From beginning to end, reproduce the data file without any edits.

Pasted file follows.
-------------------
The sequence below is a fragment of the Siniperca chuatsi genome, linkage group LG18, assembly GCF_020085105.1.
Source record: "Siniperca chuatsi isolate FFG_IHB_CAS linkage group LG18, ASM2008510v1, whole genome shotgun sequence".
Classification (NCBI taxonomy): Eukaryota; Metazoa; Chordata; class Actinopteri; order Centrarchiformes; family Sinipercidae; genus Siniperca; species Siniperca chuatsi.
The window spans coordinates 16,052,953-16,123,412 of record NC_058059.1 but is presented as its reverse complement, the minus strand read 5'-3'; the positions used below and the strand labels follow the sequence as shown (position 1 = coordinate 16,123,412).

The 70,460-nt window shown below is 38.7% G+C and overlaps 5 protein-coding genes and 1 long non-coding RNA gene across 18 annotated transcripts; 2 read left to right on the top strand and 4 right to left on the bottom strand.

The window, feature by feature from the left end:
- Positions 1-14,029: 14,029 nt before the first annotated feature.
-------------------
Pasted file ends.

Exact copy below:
The sequence below is a fragment of the Siniperca chuatsi genome, linkage group LG18, assembly GCF_020085105.1.
Source record: "Siniperca chuatsi isolate FFG_IHB_CAS linkage group LG18, ASM2008510v1, whole genome shotgun sequence".
Classification (NCBI taxonomy): Eukaryota; Metazoa; Chordata; class Actinopteri; order Centrarchiformes; family Sinipercidae; genus Siniperca; species Siniperca chuatsi.
The window spans coordinates 16,052,953-16,123,412 of record NC_058059.1 but is presented as its reverse complement, the minus strand read 5'-3'; the positions used below and the strand labels follow the sequence as shown (position 1 = coordinate 16,123,412).

The 70,460-nt window shown below is 38.7% G+C and overlaps 5 protein-coding genes and 1 long non-coding RNA gene across 18 annotated transcripts; 2 read left to right on the top strand and 4 right to left on the bottom strand.

The window, feature by feature from the left end:
- Positions 1-14,029: 14,029 nt before the first annotated feature.